## Computation Engineering: Applied Automata Theory and LogicIt takes more e?ort to verify that digital system designs are correct than it does to design them, and as systems get more complex the proportion of cost spent on veri?cation is increasing (one estimate is that veri?cation complexity rises as the square of design complexity). Although this veri?cation crisis was predicted decades ago, it is only recently that powerful methods based on mathematical logic and automata theory have come to the designers’ rescue. The ?rst such method was equivalence checking, which automates Boolean algebra calculations.Nextcamemodelchecking,whichcanautomatically verify that designs have – or don’t have – behaviours of interest speci?ed in temporal logic. Both these methods are available today in tools sold by all the major design automation vendors. It is an amazing fact that ideas like Boolean algebra and modal logic, originating frommathematicians andphilosophersbeforemodern computers were invented, have come to underlie computer aided tools for creating hardware designs. The recent success of ’formal’ approaches to hardware veri?cation has lead to the creation of a new methodology: assertion based design, in which formal properties are incorporated into designs and are then validated by a combination of dynamic simulation and static model checking. Two industrial strength property languages based on tem- ral logic are undergoing IEEE standardisation. It is not only hardwaredesignand veri?cation that is changing: new mathematical approaches to software veri?cation are starting to be - ployed. Microsoft provides windows driver developers with veri?cation tools based on symbolic methods. |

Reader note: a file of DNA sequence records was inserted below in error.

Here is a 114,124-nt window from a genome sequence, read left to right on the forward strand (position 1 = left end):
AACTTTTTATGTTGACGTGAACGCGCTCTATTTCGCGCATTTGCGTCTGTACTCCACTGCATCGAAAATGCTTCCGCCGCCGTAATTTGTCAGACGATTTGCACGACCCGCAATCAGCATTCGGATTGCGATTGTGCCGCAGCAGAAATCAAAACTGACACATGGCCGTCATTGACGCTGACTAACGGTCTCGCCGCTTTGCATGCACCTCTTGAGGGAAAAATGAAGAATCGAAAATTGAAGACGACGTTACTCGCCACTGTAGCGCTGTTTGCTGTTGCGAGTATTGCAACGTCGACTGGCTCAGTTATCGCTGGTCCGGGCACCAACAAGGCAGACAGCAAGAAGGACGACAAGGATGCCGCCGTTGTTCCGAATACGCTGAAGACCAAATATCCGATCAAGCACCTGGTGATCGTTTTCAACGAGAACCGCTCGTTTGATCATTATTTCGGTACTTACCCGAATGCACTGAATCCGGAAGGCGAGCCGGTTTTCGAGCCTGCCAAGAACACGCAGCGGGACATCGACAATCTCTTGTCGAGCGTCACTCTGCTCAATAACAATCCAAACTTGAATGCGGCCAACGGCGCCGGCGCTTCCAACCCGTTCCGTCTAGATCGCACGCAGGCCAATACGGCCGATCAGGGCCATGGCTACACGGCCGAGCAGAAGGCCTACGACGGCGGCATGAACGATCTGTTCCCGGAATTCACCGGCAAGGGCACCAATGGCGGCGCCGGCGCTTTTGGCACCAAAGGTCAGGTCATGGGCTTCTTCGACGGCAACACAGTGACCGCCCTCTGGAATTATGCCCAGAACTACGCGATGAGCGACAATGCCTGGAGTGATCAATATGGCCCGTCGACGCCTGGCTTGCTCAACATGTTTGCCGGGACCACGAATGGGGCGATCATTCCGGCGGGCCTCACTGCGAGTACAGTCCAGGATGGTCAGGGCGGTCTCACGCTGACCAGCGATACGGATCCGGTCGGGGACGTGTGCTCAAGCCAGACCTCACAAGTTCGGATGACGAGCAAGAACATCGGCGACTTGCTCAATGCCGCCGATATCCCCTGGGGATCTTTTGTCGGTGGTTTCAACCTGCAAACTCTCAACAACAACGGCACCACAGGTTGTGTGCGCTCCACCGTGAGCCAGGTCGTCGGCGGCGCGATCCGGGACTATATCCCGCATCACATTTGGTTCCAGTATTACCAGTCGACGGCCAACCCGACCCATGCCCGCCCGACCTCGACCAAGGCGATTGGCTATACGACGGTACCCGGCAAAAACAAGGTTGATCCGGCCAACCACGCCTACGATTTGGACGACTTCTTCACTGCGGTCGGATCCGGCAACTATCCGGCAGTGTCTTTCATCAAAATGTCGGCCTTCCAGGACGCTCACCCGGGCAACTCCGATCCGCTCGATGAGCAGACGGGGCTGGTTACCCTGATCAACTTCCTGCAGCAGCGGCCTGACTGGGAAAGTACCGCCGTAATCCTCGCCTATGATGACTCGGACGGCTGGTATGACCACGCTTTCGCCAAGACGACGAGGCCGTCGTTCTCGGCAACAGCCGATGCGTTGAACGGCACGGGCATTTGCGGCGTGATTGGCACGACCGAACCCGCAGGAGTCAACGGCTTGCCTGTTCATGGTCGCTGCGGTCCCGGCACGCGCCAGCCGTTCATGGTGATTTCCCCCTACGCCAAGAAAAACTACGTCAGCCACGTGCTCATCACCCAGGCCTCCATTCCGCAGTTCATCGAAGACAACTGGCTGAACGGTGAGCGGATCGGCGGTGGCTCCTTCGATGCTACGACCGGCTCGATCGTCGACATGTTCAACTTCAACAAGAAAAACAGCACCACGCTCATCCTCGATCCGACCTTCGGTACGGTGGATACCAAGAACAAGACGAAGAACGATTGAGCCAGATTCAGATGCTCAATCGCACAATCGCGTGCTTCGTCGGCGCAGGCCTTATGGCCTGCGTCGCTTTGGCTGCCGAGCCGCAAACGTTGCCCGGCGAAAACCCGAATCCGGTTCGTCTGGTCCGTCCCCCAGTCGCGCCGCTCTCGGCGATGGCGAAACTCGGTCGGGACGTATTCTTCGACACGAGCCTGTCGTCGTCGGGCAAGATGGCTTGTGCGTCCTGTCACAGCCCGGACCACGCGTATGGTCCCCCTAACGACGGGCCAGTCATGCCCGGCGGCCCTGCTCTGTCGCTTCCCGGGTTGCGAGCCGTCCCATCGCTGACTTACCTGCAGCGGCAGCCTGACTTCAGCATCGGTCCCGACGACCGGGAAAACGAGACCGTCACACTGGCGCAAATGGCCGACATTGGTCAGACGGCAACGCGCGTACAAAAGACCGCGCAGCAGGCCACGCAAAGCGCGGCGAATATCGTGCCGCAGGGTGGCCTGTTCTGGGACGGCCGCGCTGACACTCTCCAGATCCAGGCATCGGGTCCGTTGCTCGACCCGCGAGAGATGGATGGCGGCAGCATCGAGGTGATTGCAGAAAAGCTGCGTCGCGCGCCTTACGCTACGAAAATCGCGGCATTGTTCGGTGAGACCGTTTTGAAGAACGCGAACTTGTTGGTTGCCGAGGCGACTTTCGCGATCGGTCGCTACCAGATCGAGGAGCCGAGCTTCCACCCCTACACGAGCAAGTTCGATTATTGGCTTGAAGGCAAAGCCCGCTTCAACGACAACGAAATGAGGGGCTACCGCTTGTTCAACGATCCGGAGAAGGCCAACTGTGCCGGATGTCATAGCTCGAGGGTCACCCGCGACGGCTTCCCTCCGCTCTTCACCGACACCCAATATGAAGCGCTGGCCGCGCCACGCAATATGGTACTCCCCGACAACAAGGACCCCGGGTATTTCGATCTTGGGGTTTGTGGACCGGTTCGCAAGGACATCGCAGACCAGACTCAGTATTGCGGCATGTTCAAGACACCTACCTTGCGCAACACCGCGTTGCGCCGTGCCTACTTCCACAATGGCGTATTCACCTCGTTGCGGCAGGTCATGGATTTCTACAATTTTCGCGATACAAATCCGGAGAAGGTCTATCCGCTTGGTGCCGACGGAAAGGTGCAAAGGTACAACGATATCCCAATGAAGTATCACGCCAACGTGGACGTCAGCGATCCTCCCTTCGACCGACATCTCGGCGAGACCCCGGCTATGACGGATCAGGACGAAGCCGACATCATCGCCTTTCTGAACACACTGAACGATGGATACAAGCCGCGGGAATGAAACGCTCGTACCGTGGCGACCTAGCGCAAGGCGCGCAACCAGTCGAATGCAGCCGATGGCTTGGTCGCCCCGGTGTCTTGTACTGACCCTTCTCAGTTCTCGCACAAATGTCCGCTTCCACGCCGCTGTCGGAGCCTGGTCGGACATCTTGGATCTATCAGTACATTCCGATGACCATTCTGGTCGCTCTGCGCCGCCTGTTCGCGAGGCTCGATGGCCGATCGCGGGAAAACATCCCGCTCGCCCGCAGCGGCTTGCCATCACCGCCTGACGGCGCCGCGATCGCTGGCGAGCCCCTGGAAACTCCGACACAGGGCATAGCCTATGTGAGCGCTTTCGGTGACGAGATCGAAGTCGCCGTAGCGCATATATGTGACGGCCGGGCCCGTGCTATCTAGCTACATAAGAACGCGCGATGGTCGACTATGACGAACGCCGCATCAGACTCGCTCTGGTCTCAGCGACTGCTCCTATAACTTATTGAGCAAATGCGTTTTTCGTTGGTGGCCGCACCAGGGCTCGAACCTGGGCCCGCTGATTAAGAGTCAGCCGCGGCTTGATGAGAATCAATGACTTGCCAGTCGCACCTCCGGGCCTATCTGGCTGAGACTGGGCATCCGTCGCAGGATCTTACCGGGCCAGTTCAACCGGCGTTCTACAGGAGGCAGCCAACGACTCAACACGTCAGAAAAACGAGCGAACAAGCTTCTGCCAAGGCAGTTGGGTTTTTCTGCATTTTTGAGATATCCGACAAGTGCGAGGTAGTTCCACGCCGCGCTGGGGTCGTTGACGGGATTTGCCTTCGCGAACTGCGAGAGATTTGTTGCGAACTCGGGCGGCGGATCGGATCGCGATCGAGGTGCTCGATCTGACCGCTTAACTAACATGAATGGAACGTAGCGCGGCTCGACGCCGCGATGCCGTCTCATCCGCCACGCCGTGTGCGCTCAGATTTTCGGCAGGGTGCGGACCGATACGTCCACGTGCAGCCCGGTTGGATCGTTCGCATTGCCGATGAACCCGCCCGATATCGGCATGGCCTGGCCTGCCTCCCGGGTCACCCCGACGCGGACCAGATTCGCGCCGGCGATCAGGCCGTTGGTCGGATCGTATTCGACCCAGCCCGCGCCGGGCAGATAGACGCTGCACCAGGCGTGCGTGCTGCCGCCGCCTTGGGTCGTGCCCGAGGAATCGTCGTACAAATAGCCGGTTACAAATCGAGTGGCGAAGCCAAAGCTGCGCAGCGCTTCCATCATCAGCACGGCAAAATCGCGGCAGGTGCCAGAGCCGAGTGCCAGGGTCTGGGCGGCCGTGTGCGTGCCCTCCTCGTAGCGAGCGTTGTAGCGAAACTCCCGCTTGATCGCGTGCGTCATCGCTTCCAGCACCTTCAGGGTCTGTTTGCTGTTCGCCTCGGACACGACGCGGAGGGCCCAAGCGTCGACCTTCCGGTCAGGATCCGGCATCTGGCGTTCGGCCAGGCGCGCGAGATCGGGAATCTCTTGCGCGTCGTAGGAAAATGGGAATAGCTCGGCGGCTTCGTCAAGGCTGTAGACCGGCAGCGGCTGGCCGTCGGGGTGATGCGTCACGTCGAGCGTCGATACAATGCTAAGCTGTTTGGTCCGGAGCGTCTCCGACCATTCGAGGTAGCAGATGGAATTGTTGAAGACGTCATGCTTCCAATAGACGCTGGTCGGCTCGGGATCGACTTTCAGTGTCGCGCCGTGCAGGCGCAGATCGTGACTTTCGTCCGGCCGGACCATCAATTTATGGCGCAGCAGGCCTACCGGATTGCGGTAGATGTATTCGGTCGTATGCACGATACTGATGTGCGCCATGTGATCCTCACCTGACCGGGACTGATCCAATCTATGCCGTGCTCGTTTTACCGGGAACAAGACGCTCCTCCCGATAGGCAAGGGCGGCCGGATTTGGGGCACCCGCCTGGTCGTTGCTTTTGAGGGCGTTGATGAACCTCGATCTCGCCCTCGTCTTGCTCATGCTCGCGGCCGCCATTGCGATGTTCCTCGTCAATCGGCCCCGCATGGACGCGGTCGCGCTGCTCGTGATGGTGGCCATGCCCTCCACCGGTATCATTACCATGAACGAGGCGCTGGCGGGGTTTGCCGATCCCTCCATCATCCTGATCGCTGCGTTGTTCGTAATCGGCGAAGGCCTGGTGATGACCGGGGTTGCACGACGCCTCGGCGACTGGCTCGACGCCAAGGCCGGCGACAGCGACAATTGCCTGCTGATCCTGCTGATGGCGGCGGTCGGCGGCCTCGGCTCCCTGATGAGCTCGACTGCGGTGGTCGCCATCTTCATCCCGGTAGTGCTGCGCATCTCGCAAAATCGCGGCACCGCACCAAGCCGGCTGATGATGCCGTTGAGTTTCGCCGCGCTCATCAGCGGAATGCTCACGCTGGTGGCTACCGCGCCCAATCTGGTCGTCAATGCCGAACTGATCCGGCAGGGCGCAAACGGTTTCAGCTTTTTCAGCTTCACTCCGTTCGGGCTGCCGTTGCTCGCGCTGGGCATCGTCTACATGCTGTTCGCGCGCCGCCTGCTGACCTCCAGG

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### Conteúdo

Introduction | 1 |

Exercises | 14 |

Exercises | 31 |

Cardinalities and Diagonalization | 37 |

Exercises | 50 |

Exercises | 67 |

Exercises | 86 |

Dealing with Recursion | 93 |

Contextfree Languages | 217 |

Exercises | 242 |

Exercises | 268 |

Exercises | 288 |

Exercises | 306 |

Exercises | 320 |

Complexity Theory and NPCompleteness | 345 |

Exercises | 365 |

Exercises | 103 |

Strings and Languages | 105 |

Exercises | 116 |

Exercises | 130 |

Exercises | 157 |

Exercises | 181 |

Exercises | 200 |

The Pumping Lemma 205 | 204 |

Exercises | 380 |

Basics | 381 |

Exercises | 396 |

Exercises | 414 |

Exercises | 436 |

Conclusions | 439 |

461 | |

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Computation engineering: applied automata theory and logic Ganesh Gopalakrishnan Visualização de trechos - 2006 |

Computation Engineering: Applied Automata Theory and Logic Ganesh Gopalakrishnan Não há visualização disponível - 2010 |

### Termos e frases comuns

accepts algorithm alphabet automaton BDDs bijection binary relation Boolean Büchi automata cardinality Chapter complement computation history computation tree concatenation Consider context-free grammars decidable defined definition denoted deterministic DFA in Figure discussed DPDA Eclosure empty encoding equation equivalence classes equivalence relation example Exercise exists finite finite-state formal formula Fred function given graph Hence Illustration induction infinite input Kripke structure Lambda Lambda calculus least fixed-point logic loop mapping reduction mathematical minimal DFAs model checking natural numbers NDTM nodes non-regular non-terminals nondeterministic notion NP-complete NPDA obtain operator pairs parsing path powerset preorder problem production proof prove Pumping Lemma Qmain reachable recursive regular expressions regular language result Schröder-Bernstein Theorem Section solution stack step string subset symbol tape tion transition true Turing machine undecidable upall variables verify